Sunday, October 14, 2012

Just Doing my Job

My colleague Madness has a post up about the seasonal influx of patients with nausea, vomiting and diarrhea that are lining up in the ER.  She offers some (partially) tongue-in-cheek helpful hints for patients who aren't really sick enough to be in the ER.   Blame lack of common sense, blame a need for instant gratification or a magic bullet, blame lack of knowledge, but Madness is right on point:  patients with viral illness / vomiting, regardless of severity, do clog up the system.

However, one of her commenters took the pissy road.  He/she (anonymous, of course) snidely suggested that if ER's didn't want to be bothered with people who lacked the medical training to determine if they were sick enough to go to the ER, well then maybe hospitals should go on an information campaign to educate the public before they do something galactically stupid like go to the ER for frivolous reasons.

Excuse me.  Hahahahahahahahahah!  Haha!  HAAAAAAAAHAHAHAHAHAHAHAHA! (pauses to wipe tear from eye) HA!  HAHAHAHAHAHAHAHAHAHAH!!!!!!!!

That's rich.  Can you imagine any hospital endorsing that idea?  I can just see administrators foaming at the mouth on that one.  Public service announcements telling people NOT to go to the ER would be shooting themselves in the foot don't you think?

No, the responsibility for that task does not lie with hospitals, the ER, or ER nurses, at least not until people actually come in.  It would never work anyway, for several reasons:

1.  "I have been sick for 10 minutes" You  may be able to educate the stupid, but there is no cure for it.  Individuals who lack common sense are never going to be willing to do anything other than run straight to the ER at the first sign of a sniffle, so, vomiting?  Really?

2.  "My doctor told me to come" Many times patients do indeed do the right thing and phone their doctor for some advice about when they should worry. This is not unreasonable but they mostly talk to an office manager or triage nurse who then tells the patient go to the ER.  The office doesn't want vomiting people and there is a certain amount of liability telling people "it's a virus, you will get better".  This is enormously frustrating for people who, after enduring unnecessary labs, IV fluids, and hours of their lives are told, "it's a virus, you will get better".

3.  "Dr. Google told me to come".  People have access to all kinds of information online, watch way too much Dr. Oz,  and will often show up having already made their own diagnosis.  Information is not a bad thing, but when people come in with their treatment plan and choice of antibiotics already in place based on their research it can get ugly.  See, the problem is that we just don't see that much bubonic plague anymore.

4.  "YOU told me to come".  What I actually said was, "I cannot give any advice over the phone, if you feel like you need to be seen in the ER, we will see you".  For liability reasons,  I am obligated to end every single phone call to the ER for free advice in this manner.  Unless you are having crushing chest pain, then I might go off script and tell you if you were my family member I'd call an ambulance.  I understand that people want some guidance, but sorry, I'm just not allowed to give you any advice and every call ends up with the caller being frustrated and taking me away from the patient in front of me.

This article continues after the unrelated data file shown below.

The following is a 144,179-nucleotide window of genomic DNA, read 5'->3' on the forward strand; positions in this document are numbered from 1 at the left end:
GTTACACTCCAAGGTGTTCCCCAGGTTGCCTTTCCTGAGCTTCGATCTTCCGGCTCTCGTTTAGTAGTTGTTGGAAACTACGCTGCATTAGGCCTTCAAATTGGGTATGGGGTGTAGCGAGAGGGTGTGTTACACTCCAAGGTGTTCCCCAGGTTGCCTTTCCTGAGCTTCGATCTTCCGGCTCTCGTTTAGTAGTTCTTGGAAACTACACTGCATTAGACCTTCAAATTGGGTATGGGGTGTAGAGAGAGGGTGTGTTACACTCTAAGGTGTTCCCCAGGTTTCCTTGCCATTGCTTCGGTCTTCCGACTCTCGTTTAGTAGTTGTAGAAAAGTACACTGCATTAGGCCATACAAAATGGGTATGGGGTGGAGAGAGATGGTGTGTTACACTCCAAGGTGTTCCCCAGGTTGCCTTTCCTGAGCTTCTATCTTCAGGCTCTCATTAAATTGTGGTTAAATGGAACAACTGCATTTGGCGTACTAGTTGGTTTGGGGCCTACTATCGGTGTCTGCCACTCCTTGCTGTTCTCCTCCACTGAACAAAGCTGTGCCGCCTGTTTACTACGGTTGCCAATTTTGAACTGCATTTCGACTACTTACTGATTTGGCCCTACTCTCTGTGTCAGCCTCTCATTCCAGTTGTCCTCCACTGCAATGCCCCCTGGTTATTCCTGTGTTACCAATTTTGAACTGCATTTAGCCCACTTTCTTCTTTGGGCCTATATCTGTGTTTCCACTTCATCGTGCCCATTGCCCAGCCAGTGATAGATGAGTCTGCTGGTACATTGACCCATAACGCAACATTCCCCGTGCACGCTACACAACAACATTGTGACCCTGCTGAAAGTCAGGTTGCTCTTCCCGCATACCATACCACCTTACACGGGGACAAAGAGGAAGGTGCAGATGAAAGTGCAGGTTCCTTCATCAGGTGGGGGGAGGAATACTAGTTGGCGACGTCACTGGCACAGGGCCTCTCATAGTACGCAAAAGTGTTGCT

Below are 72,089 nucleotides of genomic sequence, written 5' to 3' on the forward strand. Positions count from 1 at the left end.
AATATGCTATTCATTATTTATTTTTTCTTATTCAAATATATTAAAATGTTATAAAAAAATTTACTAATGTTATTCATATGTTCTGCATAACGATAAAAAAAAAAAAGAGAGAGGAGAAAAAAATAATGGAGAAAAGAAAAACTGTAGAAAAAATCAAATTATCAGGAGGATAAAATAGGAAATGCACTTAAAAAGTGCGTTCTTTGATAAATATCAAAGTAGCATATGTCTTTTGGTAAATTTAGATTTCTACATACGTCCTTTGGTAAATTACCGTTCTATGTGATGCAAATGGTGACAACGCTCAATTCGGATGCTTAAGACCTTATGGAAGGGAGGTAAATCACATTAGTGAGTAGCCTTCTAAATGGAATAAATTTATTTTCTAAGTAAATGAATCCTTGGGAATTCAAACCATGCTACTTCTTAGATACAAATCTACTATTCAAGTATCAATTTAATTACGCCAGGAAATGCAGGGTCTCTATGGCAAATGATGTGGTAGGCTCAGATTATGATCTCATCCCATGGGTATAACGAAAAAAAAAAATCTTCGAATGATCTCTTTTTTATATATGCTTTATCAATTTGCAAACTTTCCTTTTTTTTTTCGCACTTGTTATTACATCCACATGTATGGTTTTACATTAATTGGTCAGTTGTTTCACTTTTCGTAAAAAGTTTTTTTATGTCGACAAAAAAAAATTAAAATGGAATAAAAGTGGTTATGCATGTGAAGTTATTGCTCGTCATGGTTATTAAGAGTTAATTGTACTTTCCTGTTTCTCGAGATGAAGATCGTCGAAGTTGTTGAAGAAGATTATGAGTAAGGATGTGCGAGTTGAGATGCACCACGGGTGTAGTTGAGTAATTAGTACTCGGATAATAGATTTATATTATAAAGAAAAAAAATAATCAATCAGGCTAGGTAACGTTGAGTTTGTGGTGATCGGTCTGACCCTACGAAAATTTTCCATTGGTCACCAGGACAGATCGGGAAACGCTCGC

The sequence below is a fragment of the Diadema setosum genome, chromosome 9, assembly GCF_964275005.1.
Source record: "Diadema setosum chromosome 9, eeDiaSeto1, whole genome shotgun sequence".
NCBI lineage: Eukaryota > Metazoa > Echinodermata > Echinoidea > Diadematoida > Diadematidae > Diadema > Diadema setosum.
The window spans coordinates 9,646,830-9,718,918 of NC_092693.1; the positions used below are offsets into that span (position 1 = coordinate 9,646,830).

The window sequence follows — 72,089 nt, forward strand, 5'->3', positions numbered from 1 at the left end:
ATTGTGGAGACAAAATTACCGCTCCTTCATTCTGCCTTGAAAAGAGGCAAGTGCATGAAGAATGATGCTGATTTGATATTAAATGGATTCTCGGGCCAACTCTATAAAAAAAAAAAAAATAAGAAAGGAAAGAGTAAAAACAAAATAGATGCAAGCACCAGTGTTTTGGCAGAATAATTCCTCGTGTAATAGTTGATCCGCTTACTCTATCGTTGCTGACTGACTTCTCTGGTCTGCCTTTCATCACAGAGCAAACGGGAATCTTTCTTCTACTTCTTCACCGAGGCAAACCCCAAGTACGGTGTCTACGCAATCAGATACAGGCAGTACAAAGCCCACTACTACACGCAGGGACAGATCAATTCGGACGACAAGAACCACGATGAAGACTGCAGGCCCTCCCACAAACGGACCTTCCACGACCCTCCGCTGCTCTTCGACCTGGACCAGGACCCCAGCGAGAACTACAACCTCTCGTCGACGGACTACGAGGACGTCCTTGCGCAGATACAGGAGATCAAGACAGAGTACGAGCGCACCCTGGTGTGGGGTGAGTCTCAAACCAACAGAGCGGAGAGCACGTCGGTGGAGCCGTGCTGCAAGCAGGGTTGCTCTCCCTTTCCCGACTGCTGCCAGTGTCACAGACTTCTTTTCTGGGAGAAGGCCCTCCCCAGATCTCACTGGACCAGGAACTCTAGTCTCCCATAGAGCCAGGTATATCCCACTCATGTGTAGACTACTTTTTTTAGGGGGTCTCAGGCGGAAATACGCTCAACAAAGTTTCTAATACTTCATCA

5.   "I am sick.  I'm never sick."People have their own individual perception of what constitutes an emergency.  Feeling crappy or scared, regardless of how minor a problem it seems to ER staff in the grand scheme of things is often a big deal to the patients.  People who are rarely ill can be frightened by vomiting.  As ER nurses we just don't get excited about some things, and remember, you may feel quite ill but you are probably not my sickest patient right now.  Perspective goes both ways.  It is important to note here, though, that being a drama queen about it does not endear you to my heart.  I can only reiterate Madness' wise words: "Man up".

6.  "I'm not dead yet".   Conversely, trying to educate people when and when not to go to the ER for their symptoms will not help someone who is insistent on going to work and spreading their germs around to others.  Some tough it out beyond their ability to cope.  These are very stoic people and people in New England who will simply stay away getting increasingly ill and dehydrated until it is late in the game.  Now not only are they really sick, but because they didn't lay low initially have infected dozens of others.  You can't change that mindset, it's useless to even attempt  doing so.

Please remember, people, we are speaking from a perspective of volume.  ER's are busy places, and are inundated with so many that don't really need to be there, as Madness pointed out.   Neither Madness nor I are referring to people who are genuinely ill, who are truly dehydrated and are physiologically unable to cope with their illness; the very young, the very old, the very compromised.  When people come into the ER and ask for change for the vending machine, well, maybe you can see why we are just a little frustrated at times.